Ed Kramer asked me to do libertarian SF a few years ago -- me, the bleeding-heart big-government Canadian liberal -- and the result was the Hugo Award finalist "The Hand You're Dealt." Ed came to me later looking for horror -- me, the hard-SF quantum-computers-and-aliens guy -- and the result was the Bram Stoker Award finalist "Fallen Angel." My Hugo finalist last year, "Shed Skin," likewise was commissioned for an anthology, one that also contained work by such other hacks as Nalo Hopkinson and Cory Doctorow, produced in honor of Bakka, the SF bookstore we all used to work at.

And this year, "Identity Theft" isn't just a Nebula finalist, it's also a Hugo finalist and has already won the world's largest cash prize for SF writing, the 6,000-euro Premio UPC de Ciencia Ficción -- in blind judging, I might add. And yet, I never would have written it -- or even once thought about creating an SF hard-boiled-detective story -- if Mike Resnick hadn't come knocking. If it weren't for theme anthologies, and commissioned works, if it weren't for creative and versatile editors like Mike Resnick and Ed Kramer and Marty Greenberg and Julie E. Czerneda and John Helfers, and for publishers like DAW and now the Science Fiction Book Club that have vigorously supported the original-anthology market, quality stories like these by myself and dozens of other authors simply wouldn't exist. My hat is off to those editors and publishers, and I am honored and thrilled to be the first-ever Nebula nominee for an original Science Fiction Book Club publication.


Robert J. Sawyer is the author of 17 science-fiction novels including the Nebula Award winner The Terminal Experiment (serialized in Analog as Hobson's Choice), the Hugo Award winner Hominids, the Nebula and Hugo Award finalist Starplex, and the Seiun Award winners End of an Era, Frameshift, and Illegal Alien.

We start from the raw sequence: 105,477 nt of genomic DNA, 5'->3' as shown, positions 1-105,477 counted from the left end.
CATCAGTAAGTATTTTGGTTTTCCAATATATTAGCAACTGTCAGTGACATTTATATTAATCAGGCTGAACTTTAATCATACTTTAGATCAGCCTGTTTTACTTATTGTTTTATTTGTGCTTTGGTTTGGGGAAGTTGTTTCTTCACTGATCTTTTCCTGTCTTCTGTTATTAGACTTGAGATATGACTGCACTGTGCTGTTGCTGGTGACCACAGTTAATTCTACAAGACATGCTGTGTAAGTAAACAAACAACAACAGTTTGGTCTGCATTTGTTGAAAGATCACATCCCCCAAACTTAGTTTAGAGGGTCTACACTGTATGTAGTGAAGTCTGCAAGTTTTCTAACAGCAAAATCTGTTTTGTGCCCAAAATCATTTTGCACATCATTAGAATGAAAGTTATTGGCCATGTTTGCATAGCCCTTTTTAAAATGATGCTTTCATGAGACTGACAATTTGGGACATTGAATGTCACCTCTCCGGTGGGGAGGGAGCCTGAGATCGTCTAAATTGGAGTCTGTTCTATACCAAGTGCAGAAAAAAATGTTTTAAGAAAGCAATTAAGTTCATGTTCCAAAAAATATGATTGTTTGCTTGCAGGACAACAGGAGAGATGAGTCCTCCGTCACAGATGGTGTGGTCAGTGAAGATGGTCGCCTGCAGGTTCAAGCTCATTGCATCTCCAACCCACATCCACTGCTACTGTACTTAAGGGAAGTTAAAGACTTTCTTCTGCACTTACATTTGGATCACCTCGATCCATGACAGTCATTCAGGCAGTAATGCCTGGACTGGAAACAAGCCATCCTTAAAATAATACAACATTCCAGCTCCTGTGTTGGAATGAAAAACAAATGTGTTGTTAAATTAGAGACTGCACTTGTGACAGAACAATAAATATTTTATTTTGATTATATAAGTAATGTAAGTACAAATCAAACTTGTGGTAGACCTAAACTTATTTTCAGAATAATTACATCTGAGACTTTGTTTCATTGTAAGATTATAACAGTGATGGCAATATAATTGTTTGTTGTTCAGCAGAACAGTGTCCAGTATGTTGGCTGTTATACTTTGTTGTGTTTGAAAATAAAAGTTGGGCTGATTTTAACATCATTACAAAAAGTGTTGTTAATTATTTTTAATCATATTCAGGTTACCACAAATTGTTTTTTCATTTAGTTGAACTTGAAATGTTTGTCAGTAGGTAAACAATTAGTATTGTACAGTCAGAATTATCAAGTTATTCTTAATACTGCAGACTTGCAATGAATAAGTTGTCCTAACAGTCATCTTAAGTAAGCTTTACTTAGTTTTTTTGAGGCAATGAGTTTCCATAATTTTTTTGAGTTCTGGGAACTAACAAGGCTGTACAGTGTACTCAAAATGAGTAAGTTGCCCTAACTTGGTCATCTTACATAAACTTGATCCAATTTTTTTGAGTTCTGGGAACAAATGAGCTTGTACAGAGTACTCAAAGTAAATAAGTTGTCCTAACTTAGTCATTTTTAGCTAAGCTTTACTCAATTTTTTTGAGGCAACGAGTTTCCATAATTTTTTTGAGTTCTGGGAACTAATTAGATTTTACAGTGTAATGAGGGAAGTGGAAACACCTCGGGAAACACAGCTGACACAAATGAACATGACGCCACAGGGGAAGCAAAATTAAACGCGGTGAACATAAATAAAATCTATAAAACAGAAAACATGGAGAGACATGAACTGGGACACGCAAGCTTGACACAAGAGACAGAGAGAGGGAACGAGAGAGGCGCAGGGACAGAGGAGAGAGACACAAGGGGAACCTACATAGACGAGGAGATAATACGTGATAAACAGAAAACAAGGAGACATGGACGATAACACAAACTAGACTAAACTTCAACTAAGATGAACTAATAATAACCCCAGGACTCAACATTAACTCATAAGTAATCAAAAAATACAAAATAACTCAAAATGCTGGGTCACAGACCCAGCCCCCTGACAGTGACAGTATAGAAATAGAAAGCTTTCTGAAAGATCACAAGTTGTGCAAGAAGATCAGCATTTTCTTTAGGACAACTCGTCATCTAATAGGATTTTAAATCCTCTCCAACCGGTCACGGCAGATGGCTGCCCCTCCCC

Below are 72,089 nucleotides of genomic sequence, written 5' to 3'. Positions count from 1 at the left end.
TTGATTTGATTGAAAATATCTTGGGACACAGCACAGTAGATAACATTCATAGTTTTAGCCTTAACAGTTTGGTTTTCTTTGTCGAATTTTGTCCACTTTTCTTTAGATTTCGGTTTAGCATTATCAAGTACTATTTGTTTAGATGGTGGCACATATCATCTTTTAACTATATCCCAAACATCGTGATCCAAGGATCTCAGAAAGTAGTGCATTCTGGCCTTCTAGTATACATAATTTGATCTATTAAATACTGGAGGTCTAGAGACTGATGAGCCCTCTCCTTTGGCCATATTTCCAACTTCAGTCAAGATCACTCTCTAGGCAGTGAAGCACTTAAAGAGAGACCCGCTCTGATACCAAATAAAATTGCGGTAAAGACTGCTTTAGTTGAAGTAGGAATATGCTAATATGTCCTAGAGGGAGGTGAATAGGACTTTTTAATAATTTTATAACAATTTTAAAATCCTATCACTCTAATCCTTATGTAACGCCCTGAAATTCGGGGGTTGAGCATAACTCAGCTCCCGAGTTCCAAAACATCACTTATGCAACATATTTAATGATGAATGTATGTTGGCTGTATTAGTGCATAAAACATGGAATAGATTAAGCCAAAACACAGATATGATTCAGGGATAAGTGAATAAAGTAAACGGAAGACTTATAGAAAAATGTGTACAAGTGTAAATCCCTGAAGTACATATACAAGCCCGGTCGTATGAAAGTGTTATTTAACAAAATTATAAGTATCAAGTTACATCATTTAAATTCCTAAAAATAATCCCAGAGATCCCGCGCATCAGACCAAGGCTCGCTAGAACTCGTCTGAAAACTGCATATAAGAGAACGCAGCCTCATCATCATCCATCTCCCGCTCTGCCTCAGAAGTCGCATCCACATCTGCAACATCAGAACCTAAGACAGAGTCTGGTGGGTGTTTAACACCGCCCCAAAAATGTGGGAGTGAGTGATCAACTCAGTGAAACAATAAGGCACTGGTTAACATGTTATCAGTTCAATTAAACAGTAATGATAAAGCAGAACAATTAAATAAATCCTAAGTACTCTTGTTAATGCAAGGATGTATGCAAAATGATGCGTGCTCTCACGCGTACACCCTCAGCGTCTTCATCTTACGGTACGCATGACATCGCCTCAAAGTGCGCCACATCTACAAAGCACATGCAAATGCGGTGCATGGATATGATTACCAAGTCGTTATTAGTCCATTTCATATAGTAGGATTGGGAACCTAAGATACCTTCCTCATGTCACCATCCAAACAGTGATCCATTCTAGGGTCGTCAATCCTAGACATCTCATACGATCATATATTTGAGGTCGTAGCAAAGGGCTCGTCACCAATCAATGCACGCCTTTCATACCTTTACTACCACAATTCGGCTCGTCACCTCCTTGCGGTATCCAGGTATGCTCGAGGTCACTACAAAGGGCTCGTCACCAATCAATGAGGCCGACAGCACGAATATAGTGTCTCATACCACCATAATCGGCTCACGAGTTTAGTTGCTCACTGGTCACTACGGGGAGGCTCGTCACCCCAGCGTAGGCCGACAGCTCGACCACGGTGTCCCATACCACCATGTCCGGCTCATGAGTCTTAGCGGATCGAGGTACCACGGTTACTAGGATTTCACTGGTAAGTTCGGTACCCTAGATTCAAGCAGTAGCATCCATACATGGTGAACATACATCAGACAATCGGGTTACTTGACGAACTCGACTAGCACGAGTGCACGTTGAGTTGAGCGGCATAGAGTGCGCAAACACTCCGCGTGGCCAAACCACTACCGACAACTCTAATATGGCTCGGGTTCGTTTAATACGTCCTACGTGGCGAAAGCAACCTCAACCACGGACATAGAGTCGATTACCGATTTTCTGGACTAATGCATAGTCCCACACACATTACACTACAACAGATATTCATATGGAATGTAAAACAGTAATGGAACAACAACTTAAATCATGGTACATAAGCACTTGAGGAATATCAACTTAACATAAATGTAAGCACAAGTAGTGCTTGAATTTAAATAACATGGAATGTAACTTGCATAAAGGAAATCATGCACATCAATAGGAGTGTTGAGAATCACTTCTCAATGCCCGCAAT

Three of his ten Hugo nominations and four of his nine Aurora Award wins have been for short fiction, and he's won the Crime Writers of Canada's Arthur Ellis Award, Analog magazine's Analytical Laboratory Award, and Science Fiction Chronicle's Reader Award, all for best short story of the year, as well as France's Le Grand Prix de l'Imaginaire for Best Foreign Short Story of the Year.

Rob's latest novel is Mindscan from Tor, and his next, Rollback, will be serialized in Analog starting in the October 2006 issue, with the hardcover to follow from Tor in April 2007. His novels have earned starred reviews in Booklist, Publishers Weekly, Kliatt, and Quill & Quire, have hit the top-ten national mainstream bestsellers' lists in Canada, and have reached number one on the Locus bestsellers' list. He runs an intensive week-long SF writing workshop in Banff, Alberta, each year, will be writer-in-residence at Odyssey this summer, and edits the Robert J. Sawyer Books imprint for Fitzhenry & Whiteside, one of Canada's leading publishers. His million-plus-word website is at

Friday, May 5, 2006

Nebula Awards musing